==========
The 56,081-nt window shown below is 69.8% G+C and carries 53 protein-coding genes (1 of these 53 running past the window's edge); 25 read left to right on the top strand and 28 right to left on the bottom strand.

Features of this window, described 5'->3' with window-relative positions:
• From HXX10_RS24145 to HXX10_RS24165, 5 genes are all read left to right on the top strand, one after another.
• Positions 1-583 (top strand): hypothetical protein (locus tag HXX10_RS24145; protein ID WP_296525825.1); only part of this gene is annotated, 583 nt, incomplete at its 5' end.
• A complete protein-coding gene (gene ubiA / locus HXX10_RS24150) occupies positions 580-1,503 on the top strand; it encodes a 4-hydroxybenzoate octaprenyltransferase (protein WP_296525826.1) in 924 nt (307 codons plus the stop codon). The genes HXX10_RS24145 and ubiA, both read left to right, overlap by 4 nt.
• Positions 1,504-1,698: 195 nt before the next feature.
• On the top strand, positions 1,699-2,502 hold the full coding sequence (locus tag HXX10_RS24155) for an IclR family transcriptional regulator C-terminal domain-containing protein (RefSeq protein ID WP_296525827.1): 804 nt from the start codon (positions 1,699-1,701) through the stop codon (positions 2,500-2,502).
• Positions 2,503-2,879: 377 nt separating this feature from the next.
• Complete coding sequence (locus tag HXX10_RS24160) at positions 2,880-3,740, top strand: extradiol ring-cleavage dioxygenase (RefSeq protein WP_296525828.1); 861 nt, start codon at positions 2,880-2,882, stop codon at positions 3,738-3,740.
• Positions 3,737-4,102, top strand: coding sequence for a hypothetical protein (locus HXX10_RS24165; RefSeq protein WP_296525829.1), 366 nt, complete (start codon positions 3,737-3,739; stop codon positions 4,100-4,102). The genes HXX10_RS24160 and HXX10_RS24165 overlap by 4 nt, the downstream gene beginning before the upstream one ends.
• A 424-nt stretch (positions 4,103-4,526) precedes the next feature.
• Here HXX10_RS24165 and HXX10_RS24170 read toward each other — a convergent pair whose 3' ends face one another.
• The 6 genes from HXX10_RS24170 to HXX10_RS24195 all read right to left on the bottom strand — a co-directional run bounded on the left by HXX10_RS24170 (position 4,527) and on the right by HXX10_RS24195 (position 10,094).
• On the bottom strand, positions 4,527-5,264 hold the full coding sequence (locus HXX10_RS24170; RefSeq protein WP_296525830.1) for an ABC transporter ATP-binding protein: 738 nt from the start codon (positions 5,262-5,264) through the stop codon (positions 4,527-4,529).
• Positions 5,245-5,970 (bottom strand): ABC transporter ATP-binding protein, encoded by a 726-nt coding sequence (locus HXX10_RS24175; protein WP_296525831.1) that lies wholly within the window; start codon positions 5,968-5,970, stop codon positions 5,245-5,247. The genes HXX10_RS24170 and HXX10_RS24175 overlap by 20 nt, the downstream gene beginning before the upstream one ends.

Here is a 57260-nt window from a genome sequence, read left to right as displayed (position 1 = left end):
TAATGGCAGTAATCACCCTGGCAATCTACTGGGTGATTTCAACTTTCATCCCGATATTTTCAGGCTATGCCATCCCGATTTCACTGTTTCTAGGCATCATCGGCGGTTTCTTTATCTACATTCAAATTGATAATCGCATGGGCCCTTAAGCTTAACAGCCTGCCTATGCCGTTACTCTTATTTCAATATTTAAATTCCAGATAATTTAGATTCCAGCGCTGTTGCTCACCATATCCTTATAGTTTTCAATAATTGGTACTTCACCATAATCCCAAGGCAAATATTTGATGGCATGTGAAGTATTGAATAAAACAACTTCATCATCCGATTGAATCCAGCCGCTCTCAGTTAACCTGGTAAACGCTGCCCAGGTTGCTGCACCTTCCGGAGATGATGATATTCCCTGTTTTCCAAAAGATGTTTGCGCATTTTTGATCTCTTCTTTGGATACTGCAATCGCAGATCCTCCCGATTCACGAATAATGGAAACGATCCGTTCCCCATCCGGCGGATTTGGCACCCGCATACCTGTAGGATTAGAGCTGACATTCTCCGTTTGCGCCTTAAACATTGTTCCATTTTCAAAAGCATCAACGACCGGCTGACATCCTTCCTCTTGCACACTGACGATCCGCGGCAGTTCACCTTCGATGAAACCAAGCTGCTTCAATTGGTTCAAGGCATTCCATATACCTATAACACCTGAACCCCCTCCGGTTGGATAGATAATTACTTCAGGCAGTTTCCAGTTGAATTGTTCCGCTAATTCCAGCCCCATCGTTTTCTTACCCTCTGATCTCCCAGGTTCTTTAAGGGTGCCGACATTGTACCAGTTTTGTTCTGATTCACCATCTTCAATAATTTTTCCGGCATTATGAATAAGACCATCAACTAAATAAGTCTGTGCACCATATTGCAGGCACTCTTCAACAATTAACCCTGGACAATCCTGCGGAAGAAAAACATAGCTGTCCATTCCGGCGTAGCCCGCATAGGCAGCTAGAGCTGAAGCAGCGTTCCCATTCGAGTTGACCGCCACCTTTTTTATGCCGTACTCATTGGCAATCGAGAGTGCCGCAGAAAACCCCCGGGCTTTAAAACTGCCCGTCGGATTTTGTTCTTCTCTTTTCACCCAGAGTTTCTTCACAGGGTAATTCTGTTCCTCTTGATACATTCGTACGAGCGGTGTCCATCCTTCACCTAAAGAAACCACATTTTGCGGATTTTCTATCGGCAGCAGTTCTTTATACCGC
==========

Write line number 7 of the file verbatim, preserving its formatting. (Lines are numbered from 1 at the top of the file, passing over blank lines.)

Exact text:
• On the top strand, positions 1,699-2,502 hold the full coding sequence (locus tag HXX10_RS24155) for an IclR family transcriptional regulator C-terminal domain-containing protein (RefSeq protein ID WP_296525827.1): 804 nt from the start codon (positions 1,699-1,701) through the stop codon (positions 2,500-2,502).